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Do Not Feed the Model
Baby enjoys watermelon
Horse enjoys food
| Eating Disorders
Our attitude to food often reflects our relationship with Love.
First, let us look at how nature and evolution has designed the body (Blame My Brain book by Nicola Morgan, pp.128-132). Adolescent girls and boys are opposites.
The adolescent girl starts to look like a fully grown woman well before she is fully fertile. She is only fully fertile at age 19, in all cultures worldwide and in the past.
The adolescent boy is fully fertile before he looks like a fully-grown man. His muscles and skeleton do not bulk up until age 18 at least. So he looks relatively boy-like.
These adaptations allow the older members of the tribe to teach and support the younger ones without feeling like there is a conflict over mates. Adult males see the young males as weedy and the adult females know the young females are not fully fertile. This is all non-threatening and encourages co-operation. I see this as the Way of Love.
In many other mammal groups, older males will fight/kill the younger males, and older women will suppress/exclude the younger females. But in those groups it is not a big deal, as adolescence is short and there is less to learn.
In modern human society (alongside the societal factors outlined below), the early, rapid, outward growth of the female body means that some girls think they are getting fat. And so teenage girls (and young girls even) tend to become obsessed with their weight and are vulnerable to eating disorders.
But young females instead need to realise that these changes are about being attractive and womanly. Research using pictures shows that women often think that men are attracted to bodies thinner than the men choose. Evolutionarily, a skinny female body is not attractive to men. And if you eat too little, you risk damaging your long-term health through insufficient nutrients.
So, understand and re-harmonise with the ancient Way of Love!
Second, let us look at how society 'designs' the body and corrupts Nature/Love.
If your relationship with Love has been traumatised as with childhood abuse, or by a dysfunctional society that only celebrates ultra-thin role models for beauty - then your relationship with Love has been damaged. This is attachment trauma.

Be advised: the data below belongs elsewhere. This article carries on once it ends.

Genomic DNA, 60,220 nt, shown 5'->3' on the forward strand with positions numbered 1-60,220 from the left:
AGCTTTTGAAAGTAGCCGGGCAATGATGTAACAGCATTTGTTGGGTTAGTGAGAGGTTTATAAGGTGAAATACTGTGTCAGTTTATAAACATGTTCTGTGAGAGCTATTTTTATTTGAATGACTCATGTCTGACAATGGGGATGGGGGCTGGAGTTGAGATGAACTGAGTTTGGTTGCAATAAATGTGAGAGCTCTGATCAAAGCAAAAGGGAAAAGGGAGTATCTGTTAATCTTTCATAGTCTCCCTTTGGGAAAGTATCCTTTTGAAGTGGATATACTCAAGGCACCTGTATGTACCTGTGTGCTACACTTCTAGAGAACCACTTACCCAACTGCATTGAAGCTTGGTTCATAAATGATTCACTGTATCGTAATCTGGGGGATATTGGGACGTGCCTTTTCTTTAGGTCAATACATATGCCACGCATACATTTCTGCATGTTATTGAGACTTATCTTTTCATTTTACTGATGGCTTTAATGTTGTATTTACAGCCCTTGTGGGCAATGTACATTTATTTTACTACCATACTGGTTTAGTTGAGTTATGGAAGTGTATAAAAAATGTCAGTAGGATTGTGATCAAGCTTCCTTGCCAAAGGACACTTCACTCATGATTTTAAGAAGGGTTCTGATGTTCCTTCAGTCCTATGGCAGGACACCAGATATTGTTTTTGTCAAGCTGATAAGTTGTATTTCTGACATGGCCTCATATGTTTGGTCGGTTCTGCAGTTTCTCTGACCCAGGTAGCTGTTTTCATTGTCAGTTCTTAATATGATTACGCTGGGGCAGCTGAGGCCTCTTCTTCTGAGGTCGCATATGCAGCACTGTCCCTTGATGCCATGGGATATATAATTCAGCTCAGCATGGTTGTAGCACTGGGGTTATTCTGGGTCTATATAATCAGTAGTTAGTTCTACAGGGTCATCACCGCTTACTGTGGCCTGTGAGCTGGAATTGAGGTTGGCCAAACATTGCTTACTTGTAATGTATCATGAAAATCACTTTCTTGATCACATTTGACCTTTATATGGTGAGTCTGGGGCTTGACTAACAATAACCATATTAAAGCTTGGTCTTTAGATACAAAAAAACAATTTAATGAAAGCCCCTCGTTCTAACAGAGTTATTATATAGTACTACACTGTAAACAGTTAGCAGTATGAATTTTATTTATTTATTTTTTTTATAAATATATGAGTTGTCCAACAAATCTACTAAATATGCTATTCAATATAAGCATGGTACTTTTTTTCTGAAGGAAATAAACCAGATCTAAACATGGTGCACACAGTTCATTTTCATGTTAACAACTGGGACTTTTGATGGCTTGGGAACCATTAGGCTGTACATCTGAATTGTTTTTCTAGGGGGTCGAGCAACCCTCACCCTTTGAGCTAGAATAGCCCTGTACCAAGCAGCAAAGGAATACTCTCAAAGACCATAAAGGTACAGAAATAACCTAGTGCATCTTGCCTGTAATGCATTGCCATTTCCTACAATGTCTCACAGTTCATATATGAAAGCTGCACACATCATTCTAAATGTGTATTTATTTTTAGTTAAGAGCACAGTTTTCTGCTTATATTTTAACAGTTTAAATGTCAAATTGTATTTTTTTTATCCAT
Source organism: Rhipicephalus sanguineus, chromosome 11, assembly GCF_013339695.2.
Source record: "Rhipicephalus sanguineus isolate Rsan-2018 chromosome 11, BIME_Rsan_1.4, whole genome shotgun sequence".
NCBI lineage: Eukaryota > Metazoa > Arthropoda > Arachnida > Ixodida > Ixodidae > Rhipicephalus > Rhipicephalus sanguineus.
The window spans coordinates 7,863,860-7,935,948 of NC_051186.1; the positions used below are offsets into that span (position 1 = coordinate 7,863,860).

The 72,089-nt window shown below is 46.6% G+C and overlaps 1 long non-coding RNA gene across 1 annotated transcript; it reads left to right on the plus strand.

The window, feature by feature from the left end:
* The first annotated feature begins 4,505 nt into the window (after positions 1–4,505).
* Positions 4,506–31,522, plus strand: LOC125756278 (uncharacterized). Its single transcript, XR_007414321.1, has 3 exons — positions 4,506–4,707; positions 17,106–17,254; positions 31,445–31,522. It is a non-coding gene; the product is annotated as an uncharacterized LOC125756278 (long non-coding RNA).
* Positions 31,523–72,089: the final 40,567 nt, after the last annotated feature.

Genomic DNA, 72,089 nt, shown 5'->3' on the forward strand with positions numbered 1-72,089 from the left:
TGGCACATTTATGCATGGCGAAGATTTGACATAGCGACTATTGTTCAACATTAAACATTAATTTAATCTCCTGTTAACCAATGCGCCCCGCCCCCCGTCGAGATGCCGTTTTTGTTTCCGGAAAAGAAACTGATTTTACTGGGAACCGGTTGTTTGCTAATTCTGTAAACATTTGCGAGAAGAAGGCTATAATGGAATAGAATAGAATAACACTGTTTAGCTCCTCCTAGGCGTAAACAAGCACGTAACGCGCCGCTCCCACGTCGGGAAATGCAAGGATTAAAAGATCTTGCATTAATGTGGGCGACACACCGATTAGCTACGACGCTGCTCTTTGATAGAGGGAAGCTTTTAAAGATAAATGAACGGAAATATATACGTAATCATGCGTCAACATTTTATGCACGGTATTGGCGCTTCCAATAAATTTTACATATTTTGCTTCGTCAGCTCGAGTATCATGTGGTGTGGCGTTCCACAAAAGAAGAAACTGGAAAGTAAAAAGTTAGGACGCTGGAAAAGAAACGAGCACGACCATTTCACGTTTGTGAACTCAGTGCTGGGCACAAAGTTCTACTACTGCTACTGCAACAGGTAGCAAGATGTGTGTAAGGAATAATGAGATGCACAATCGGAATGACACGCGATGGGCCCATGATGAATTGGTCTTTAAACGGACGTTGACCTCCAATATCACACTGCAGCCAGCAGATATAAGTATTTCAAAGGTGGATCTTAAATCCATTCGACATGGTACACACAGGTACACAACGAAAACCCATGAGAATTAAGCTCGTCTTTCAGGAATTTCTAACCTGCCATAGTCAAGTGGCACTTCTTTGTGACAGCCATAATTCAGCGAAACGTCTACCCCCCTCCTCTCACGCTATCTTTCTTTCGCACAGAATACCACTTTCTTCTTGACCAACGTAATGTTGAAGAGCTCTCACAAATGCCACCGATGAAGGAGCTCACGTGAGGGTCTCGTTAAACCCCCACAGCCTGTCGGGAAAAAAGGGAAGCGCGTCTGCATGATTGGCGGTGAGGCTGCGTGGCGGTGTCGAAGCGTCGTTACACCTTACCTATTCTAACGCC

At a society level, this attachment trauma reflects a patriarchal culture that seeks to control women. Your society only loves you if you are thin, immature and vulnerable. As opposed to fully woman, adult and empowered.
Consider model Sara Ziff (BBC, posted and accessed 29 November 2012):
'A 13-year-old girl can be naturally skinny, like a beanpole, in a way that a grown woman, who has hips and breasts, generally can't - and shouldn't aspire to be. And I think we need to ask ourselves why that's become the ideal. Why do we have this perverse fascination with images of such young girls who are so small and inexperienced and really quite vulnerable? There's a Peter Pan syndrome in fashion. As soon as we start to get older and show signs of maturity, we're told to go on an extreme diet, a lot of the time, or we're discarded and replaced by a younger model. The models never grow up. And that sends a message to women - we're not allowed to grow up.'
Thus you are only loved by society if not grown up = eating disorders to be not grown up.
This is a long and ongoing battle, to create an equal/fair society. The best you can do is realise that you are up against these powerful forces. Then practise Self-Love, become fully woman (e.g. explore goddesses), and become active in campaigning for change (even if only by petition signing).
At a family level, this attachment trauma need not be how many think of childhood abuse. It can arise from unloving parenting and societal techniques like hospital birth, sleep training or the unnatural system of schools. So, society can challenge eating disorders by reverting to the ways of Natural Family Living, Attachment Parenting, Natural Education.
At a personal level, if you have an eating disorder, you need to acknowledge that you do.
It may be wise to share this with caring people that can support you.
Then you need to practise Self-Love.
And you need to learn to love and enjoy food.
"You’re supposed to enjoy food...", says ex-anorexic Rebecca Hills (BBC, 2m28s, posted and accessed 10 February 2019).
The ability to enjoy your food is probably the most important 'diet' you need.
O.M. Aïvanhov talks of The Yoga of Nutrition where our attitude to nutrition is far more important than what we eat or how much we eat.
You need to bring a sacred, thankful, joyful and compassionate attitude to food:-
Rather than automatically always watching TV or some other screen while you eat?
Some may say that their eating disorder is due to enjoying their food too much!
Then you may need to understand the 'Animal' in us and how evolution has created us.
This is explained in more depth in both The Conflict between Evolutionary Skills & Modern Life and Overweight.
If you cannot yet love yourself or cannot enjoy food, then you are still in the process of healing yourself. This is okay. Keep going.
Be patient and compassionate on your journey...